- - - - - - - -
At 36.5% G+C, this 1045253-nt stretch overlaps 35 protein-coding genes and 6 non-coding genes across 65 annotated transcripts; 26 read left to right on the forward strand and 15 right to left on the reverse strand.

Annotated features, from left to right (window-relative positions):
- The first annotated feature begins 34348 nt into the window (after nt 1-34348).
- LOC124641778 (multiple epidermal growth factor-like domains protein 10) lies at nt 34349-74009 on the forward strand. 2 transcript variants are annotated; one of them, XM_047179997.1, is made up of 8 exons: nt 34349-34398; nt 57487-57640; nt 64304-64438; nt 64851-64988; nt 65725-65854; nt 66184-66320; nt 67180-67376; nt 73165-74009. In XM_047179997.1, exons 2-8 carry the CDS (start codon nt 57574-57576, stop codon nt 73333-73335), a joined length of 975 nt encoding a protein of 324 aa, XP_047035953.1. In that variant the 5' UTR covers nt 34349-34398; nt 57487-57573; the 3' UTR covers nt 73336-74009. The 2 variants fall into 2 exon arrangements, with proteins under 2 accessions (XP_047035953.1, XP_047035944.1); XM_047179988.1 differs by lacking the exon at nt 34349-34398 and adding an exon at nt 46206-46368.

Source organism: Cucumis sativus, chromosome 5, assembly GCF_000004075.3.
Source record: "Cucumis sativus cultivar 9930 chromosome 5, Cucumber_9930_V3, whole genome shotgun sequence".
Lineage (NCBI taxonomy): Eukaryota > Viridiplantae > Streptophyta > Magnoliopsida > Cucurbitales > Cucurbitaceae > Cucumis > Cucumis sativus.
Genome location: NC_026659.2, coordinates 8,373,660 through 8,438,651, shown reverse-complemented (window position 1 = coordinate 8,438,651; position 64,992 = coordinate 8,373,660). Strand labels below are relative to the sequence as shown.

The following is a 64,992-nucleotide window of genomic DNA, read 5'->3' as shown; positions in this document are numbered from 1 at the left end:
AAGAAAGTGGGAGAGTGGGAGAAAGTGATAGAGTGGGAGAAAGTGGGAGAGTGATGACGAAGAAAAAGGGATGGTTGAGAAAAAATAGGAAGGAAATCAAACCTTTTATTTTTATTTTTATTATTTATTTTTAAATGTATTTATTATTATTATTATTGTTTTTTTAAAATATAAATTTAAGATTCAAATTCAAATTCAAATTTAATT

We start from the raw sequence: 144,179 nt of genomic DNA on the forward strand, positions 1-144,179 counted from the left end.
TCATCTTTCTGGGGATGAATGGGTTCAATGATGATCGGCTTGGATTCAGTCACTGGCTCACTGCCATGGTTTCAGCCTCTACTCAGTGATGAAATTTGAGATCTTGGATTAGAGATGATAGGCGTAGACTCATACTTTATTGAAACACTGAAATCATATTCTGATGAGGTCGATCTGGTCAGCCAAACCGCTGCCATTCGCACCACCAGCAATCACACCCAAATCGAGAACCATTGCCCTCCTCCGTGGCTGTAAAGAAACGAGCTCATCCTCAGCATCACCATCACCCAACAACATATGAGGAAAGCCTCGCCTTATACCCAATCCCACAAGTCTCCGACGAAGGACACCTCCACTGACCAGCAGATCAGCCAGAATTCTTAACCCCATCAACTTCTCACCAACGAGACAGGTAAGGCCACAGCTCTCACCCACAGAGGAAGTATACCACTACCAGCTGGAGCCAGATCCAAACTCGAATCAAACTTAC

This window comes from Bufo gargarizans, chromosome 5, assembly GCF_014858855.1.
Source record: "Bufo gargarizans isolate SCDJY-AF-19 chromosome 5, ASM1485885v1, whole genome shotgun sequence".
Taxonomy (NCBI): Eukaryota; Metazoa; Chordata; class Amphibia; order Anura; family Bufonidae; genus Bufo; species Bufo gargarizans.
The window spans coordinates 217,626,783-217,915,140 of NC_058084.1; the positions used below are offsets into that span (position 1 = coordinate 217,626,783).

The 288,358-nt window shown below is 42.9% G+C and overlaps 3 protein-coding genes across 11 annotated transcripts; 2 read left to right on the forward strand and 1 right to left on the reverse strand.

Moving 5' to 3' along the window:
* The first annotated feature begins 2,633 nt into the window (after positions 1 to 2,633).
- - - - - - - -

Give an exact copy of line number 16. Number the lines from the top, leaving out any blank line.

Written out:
The window spans coordinates 217,626,783-217,915,140 of NC_058084.1; the positions used below are offsets into that span (position 1 = coordinate 217,626,783).